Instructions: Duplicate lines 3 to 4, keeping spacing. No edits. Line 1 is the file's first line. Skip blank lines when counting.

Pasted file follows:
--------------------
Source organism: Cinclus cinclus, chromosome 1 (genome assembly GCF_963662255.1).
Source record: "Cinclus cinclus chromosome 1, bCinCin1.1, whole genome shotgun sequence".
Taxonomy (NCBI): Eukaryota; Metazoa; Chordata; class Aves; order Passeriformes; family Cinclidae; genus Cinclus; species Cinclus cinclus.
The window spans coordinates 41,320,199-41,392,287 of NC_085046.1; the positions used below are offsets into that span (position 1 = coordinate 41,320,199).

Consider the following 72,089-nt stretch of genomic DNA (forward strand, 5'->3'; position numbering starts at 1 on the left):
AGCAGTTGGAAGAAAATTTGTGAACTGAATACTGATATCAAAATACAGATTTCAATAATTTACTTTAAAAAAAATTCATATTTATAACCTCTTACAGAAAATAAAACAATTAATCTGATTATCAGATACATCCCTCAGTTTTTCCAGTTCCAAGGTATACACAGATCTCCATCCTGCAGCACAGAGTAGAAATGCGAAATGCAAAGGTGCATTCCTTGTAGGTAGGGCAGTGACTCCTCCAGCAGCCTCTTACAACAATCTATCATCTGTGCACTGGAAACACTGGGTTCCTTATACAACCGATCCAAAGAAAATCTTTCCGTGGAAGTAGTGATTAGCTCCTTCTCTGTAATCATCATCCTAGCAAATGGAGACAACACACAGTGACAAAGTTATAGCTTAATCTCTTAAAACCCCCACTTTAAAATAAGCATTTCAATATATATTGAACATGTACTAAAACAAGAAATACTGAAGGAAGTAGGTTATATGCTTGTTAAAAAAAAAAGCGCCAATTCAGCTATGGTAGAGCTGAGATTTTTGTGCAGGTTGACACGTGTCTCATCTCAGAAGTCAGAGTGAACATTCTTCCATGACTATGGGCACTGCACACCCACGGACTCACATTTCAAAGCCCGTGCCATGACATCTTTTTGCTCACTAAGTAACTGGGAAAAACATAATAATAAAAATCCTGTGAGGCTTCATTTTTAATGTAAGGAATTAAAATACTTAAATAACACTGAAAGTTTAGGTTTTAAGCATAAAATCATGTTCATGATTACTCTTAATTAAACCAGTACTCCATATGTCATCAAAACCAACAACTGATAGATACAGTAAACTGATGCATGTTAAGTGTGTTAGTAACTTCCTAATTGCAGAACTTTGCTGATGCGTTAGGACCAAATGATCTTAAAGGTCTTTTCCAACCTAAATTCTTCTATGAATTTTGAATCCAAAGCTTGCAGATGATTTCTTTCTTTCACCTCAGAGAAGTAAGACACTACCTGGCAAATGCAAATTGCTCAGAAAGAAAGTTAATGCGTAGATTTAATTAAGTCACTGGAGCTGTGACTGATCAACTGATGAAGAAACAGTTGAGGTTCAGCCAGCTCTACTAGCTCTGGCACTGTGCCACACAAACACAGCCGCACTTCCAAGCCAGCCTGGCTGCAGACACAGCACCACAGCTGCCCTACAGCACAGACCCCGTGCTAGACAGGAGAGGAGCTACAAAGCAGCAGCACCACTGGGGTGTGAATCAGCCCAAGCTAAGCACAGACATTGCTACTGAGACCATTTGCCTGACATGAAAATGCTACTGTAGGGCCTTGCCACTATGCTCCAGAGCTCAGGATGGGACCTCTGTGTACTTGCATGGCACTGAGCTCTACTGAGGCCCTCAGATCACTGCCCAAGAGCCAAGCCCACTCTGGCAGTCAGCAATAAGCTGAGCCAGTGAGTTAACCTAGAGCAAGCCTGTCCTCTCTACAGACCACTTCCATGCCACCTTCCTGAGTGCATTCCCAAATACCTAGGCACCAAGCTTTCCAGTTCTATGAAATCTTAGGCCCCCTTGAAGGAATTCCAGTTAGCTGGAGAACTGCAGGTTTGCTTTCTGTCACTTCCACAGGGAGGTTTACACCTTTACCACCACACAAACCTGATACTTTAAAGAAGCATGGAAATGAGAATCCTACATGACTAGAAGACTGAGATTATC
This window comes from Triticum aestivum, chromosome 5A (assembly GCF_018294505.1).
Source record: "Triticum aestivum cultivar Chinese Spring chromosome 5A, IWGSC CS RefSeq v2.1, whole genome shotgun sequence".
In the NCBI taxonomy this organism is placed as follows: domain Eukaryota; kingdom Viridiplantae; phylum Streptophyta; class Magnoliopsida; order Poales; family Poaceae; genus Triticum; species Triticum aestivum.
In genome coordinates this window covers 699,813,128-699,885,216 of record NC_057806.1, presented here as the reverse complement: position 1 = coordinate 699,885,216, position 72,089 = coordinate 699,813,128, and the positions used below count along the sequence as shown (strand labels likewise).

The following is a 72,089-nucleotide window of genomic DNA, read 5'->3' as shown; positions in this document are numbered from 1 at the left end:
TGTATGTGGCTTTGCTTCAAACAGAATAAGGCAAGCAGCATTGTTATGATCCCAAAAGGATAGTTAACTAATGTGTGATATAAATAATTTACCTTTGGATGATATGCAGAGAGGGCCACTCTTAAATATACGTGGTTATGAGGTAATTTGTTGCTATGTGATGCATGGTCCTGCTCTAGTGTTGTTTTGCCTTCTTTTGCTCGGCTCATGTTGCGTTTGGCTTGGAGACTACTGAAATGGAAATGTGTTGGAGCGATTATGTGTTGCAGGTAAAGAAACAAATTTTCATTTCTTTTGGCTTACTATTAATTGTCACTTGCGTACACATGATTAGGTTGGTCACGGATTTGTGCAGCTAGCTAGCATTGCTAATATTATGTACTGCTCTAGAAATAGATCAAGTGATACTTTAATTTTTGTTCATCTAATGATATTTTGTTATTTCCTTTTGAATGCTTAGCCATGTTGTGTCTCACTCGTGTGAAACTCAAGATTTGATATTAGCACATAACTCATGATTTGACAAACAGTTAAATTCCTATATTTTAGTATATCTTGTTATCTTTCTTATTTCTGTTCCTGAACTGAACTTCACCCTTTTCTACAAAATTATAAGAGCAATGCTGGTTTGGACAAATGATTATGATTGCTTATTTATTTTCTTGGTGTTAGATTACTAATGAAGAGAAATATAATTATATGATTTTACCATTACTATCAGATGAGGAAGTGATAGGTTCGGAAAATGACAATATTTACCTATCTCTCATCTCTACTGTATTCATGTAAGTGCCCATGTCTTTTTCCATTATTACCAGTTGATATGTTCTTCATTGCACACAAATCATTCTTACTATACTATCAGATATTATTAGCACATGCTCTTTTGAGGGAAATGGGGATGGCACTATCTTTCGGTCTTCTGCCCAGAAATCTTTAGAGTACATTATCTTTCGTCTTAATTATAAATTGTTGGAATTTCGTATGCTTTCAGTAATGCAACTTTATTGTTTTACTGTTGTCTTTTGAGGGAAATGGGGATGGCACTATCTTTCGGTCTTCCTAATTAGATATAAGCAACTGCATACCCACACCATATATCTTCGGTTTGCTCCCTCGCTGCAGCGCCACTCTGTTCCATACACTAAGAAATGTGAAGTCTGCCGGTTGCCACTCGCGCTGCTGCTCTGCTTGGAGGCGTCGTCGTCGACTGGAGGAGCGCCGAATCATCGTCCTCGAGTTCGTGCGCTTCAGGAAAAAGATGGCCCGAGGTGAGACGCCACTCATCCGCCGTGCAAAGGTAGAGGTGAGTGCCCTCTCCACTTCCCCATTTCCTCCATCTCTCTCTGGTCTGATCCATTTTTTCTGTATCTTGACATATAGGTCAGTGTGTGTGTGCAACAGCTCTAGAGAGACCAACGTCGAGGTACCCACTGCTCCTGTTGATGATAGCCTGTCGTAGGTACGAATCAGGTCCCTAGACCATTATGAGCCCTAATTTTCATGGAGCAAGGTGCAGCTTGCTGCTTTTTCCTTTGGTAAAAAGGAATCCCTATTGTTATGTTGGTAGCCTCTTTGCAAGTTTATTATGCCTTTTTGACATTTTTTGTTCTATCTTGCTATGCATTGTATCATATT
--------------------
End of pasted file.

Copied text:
Taxonomy (NCBI): Eukaryota; Metazoa; Chordata; class Aves; order Passeriformes; family Cinclidae; genus Cinclus; species Cinclus cinclus.
The window spans coordinates 41,320,199-41,392,287 of NC_085046.1; the positions used below are offsets into that span (position 1 = coordinate 41,320,199).